A joint research team from the Korea Advanced Institute of Science and Technology (KAIST) and the Korea Institute of Science and Technology (KIST) has developed an innovative hydrogen production catalyst which it claims is 20 times more efficient than others currently in existence.
The researchers constructed the catalyst through solvent-assisted nanotransfer printing (S-nTP), a technique very similar to 3D printing, which involves stacking Iridium nanowire arrays in the shape of a ‘woodpile’ structure. This uniform structure allows the hydrogen gas bubbles generated by the catalyst to escape far more efficiently than in conventional iridium nanoparticle catalysts with random arrangements.
The team believes this newly developed technology could significantly reduce the use of expensive iridium catalysts, which are valued the same as gold, and provide a more cost-effective method of producing hydrogen.
Hydrogen production catalysts
As the world looks to shift from fossil fuel-centered energy supply to more renewable options, many deem the hydrogen economy a next-generation industrial structure with substantial potential. Considered eco-friendly and highly efficient, hydrogen is, however, expensive to produce, with the issue of cheaply producing it considered one of the key barriers to its wider take-up.
Polymer Electrolyte Membrane Water Electrolyzers (PEMWEs) produce high-purity hydrogen through electrolyzing water using solar cells or surplus electric energy, and have attracted strong interest due to their compactness, high energy efficiency, hydrogen purity, and efficient production rate. The limitation for large-scale industrialization of PEMWEs is the requirement of expensive metal catalysts, such as Iridium, to facilitate the oxygen evolution reaction (OER) which produces the hydrogen.
Significantly, the mass activity of these OER catalysts is determined by the electrochemically active surface area per loaded mass of Iridium (ECSA) and mass activity per ECSA. The KAIST and KIST team, therefore, saw an opportunity to re-engineer the catalyst’s nanostructures in order to improve its overall efficiency by reducing the amount of Iridium used, which in turn substantially lowers costs.
The nTP method has received considerable attention thanks to its ability to readily generate highly functional nanostructures with 2D and 3D arrangements in a low-cost and highly efficient way. During the process, nanostructures are generated through vapor-phase or solution-phase deposition of material onto an elastomeric mold and are then transferred onto other substrates using a direct contact mechanism.
Through KAIST and KIST’s ultra-high-resolution S-nTP process, highly ordered nanowire arrays were repeatedly printed via electron beam deposition and transferred onto a macroscopic area in a multilayer stack, which once completed eventually formed a woodpile-structured Iridium electrocatalyst.
Further detail on S-nTP can be found in a previous paper by the researchers titled “High-resolution nanotransfer printing applicable to diverse surfaces via interface-targeted adhesion switching”, published in the Nature Communications journal. The article was co-authored by J. Jeong, S. Yang, Y. Hur, S. Kim, K. Baek, S. Yim, H. Jang, J. Park, S. Lee, C. Park, and Y. Jung.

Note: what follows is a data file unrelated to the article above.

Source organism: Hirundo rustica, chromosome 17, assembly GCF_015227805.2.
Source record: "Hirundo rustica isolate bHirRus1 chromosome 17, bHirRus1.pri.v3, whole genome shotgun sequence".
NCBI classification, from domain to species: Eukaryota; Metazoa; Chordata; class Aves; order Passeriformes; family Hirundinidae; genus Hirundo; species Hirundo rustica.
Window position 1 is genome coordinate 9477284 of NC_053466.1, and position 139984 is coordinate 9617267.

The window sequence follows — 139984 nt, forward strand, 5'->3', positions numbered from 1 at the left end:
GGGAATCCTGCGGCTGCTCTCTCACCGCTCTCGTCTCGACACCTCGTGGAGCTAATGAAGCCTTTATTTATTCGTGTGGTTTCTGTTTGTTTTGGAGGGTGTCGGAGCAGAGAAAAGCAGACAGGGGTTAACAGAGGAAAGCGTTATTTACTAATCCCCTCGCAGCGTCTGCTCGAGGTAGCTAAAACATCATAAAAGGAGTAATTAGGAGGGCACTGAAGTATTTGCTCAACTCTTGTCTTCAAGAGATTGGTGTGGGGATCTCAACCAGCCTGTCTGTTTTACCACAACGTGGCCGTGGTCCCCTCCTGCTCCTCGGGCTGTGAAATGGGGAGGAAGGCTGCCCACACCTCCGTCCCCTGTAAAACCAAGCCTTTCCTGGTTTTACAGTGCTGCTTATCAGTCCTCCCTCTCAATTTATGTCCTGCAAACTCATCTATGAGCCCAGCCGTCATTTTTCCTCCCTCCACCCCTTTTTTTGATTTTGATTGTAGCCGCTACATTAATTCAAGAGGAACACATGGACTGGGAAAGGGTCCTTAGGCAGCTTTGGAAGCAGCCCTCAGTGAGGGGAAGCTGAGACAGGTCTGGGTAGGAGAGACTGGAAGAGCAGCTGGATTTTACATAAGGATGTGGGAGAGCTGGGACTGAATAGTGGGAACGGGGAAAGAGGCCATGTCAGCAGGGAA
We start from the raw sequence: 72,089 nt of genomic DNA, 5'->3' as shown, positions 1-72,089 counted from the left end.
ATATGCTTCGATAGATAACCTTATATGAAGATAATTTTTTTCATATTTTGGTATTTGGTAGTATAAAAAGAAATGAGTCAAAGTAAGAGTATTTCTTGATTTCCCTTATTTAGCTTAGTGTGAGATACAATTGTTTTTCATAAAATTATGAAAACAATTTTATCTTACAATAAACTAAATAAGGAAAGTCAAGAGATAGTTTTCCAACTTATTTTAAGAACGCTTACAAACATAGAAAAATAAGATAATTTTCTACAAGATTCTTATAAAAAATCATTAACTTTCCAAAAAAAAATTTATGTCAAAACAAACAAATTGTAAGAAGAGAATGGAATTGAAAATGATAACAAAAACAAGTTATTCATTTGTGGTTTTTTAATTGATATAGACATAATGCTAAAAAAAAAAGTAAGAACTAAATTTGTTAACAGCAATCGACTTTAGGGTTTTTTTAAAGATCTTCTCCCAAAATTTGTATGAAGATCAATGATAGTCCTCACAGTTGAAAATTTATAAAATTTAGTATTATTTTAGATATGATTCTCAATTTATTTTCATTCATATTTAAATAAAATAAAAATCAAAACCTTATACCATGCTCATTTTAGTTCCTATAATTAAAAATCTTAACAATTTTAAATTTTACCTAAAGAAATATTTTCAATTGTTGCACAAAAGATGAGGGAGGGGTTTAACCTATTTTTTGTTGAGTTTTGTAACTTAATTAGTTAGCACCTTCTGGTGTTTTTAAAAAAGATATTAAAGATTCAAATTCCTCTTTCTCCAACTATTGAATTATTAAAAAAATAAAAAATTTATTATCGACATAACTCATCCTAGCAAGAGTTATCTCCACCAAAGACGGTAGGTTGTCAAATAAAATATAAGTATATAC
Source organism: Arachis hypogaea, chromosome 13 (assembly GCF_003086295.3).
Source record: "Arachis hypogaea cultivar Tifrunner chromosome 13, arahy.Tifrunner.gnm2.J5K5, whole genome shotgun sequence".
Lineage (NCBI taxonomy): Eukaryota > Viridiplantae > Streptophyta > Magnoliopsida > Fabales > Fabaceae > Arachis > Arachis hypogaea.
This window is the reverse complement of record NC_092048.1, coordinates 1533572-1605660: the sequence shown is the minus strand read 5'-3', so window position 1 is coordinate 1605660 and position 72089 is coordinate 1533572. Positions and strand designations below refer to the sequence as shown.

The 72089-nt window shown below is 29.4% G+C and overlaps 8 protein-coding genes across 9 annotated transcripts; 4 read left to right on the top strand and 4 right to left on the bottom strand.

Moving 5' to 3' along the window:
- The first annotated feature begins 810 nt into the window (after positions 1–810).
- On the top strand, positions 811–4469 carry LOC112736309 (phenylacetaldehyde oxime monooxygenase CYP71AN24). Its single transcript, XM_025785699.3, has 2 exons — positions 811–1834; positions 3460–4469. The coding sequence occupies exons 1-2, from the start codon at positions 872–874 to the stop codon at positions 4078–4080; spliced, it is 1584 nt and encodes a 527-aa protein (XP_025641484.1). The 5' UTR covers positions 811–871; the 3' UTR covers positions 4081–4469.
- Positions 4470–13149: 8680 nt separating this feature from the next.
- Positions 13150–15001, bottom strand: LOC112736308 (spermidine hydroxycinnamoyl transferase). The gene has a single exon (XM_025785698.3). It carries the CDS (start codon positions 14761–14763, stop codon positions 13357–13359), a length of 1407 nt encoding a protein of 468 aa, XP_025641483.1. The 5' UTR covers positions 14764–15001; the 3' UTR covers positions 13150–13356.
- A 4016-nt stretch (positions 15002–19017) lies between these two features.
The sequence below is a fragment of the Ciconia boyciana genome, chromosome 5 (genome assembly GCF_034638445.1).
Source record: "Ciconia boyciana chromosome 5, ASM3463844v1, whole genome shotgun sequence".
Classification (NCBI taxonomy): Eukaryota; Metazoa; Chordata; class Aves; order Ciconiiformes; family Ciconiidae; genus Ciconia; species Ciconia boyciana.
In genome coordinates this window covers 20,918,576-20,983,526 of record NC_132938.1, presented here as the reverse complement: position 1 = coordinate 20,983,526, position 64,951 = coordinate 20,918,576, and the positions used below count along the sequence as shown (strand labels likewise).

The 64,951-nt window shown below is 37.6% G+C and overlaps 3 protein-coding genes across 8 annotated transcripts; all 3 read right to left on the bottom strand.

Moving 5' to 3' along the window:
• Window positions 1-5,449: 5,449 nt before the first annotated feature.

KAIST and KIST’s findings
Through their S-nTP process, the research team was able to reveal significant improvements in ECSA activity resulting from the uniform access of water reactants to the catalytic surface. The study also revealed the method enabled the easy transport and removal of evolved oxygen gas products through the catalyst’s well-defined pore channels, optimized through the re-engineering of the catalyst’s nanostructures.
As a result, the woodpile-structured catalyst was proven 20 times more efficient than other hydrogen production iridium catalysts currently in existence.
In the article, the researchers concluded: “We expect that these outcomes will provide a large step toward the development of highly feasible OER catalysts by simply controlling their 3D microstructures even without any change of physiochemical characteristics. Therefore, there will be abundant room for further improving the OER performance of our woodpile-structured catalysts via synergistic combination with other approaches on new elemental compositions.”
Further details of the study can be found in the article titled “Highly efficient oxygen evolution reaction via facile bubble transport realized by three-dimensionally stack-printed catalysts,” published in the Nature Communications journal. The study is co-authored by Y. Kim, A. Lim, J. Kim, D. Lim, K. Chae, E. Cho, H. Han, K. Jeon, M. Kim, G. H. Lee, G. R. Lee, H. Ahn, H. Park, H. Kim, J. Y. Kim, and Y. Jung.
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Featured image shows the fabrication of 3D Woodpile-structured Iridium catalysts via nanotransfer printing. Image via Nature Communications journal.